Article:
"I don't need luck, I have skill," read the status under team captain and student Leong Heng Yew's WhatsApp profile.
This motivational quote drove the Yishun Town Secondary School student to do even better than at last year's RoboCup world championships when his team narrowly won in its category. One of the strongest teams from Iran had made mistakes and was eliminated before the finals.
Since the December holidays last year, Heng Yew has spent a few hours every week reading self-help books and poring over online forums to perfect the algorithm of his team's robot.
"We analysed videos from other teams and tried to model their programmes to make our algorithm 'smarter' and less dependent on chance," said Heng Yew.
He and his two teammates successfully defended the crown late last month, winning the Individual Team title in the RoboCup Junior League - CoSpace Rescue Secondary categoryat the world championships in Nagoya, Japan.
The team's expertise showed as they also swept two other prizes in the same category for the first time, winning both the Super Team and the Best Technical Challenge titles.
The team comprised three Secondary 4 students from the school's Infocomm Club - Heng Yew, Samuel Tan and Shen Yixuan, all aged 15.
We analysed videos from other teams and tried to model their programmes to make our algorithm 'smarter' and less dependent on chance.
LEONG HENG YEW, one of the three students in Yishun Town Secondary School's winning team, on defending their title in the RoboCup competition.
All of them had fewer than three years of experience in programming and no formal training.
So much so that when they showed their world-beating algorithm to their teacher, Mr Danny Choi, 34, even he was surprised .
The physics teacher, who is in charge of the club, said that the students' achievement was a good instance of self-directed learning.
"It is really an amazing achievement, especially since all I taught them was whatever little I remembered from my undergraduate days in engineering," he said.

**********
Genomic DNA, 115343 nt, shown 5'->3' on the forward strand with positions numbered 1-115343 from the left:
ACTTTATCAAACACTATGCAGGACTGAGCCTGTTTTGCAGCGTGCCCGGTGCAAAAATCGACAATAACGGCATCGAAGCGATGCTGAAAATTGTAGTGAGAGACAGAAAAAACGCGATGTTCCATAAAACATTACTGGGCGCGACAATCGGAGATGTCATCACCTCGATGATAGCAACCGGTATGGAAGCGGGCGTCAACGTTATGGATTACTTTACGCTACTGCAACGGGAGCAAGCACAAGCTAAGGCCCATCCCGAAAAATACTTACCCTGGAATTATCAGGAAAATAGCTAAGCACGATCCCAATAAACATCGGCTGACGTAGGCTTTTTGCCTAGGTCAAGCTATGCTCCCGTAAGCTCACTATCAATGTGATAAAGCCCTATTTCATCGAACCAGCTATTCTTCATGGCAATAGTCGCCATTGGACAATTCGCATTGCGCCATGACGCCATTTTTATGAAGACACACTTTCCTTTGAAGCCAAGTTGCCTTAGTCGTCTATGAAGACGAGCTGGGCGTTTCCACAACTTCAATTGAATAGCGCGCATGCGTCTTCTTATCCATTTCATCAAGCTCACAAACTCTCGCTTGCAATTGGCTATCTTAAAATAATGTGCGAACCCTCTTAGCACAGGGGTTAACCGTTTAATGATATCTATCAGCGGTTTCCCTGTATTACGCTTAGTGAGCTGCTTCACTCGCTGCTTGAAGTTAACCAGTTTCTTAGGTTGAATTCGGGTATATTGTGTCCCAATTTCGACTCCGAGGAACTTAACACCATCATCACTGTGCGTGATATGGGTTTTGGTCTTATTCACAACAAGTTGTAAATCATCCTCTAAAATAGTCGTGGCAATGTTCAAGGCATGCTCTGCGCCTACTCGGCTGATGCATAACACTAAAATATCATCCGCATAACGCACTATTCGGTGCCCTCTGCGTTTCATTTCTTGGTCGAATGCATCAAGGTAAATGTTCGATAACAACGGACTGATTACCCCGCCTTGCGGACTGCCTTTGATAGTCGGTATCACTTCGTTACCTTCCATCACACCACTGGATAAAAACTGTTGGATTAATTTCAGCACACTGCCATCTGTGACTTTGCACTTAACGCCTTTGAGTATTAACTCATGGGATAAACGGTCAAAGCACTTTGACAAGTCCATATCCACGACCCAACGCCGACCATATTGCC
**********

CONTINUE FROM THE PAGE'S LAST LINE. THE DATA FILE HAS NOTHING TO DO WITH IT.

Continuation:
Although the team walked away with the world title last year, they were dissatisfied because they felt it was a lucky win.
Mr Terence Ten, 56, who is also an Infocomm Club teacher, said: "We told them that if you depend on luck, once it is not on your side, you can never defend your title.
"They felt good about their win but they wanted to repeat it... It mattered to them as they were the graduating cohort."
The team emerged first after six rounds of matches at the championships, fending off competition from 14 other countries, including China, Japan, Mexico and Britain. They qualified for the world championships by being the Singapore champions in March.
Each match lasted eight minutes and took place in two environments - the physical and virtual worlds.
Teams have to upload the code they developed into a robot to collect "objects", which are coloured marks randomly scattered over a playing field filled with obstacles and traps.
The objects are "collected" by the robot's scanner before being deposited at a designated zone.
The team whose robot scores the most number of points for completing this task wins.
Said Mr Choi: "Because the robot moves by itself without being controlled, it is very difficult to do well if you have a pre-planned path. Instead, the path has to be calculated in real time."
All three students are considering applying for computer science courses when they go to university in the future.
Said Samuel: "If possible, I hope to go to Hwa Chong Junior College, because of its strong robotics programme."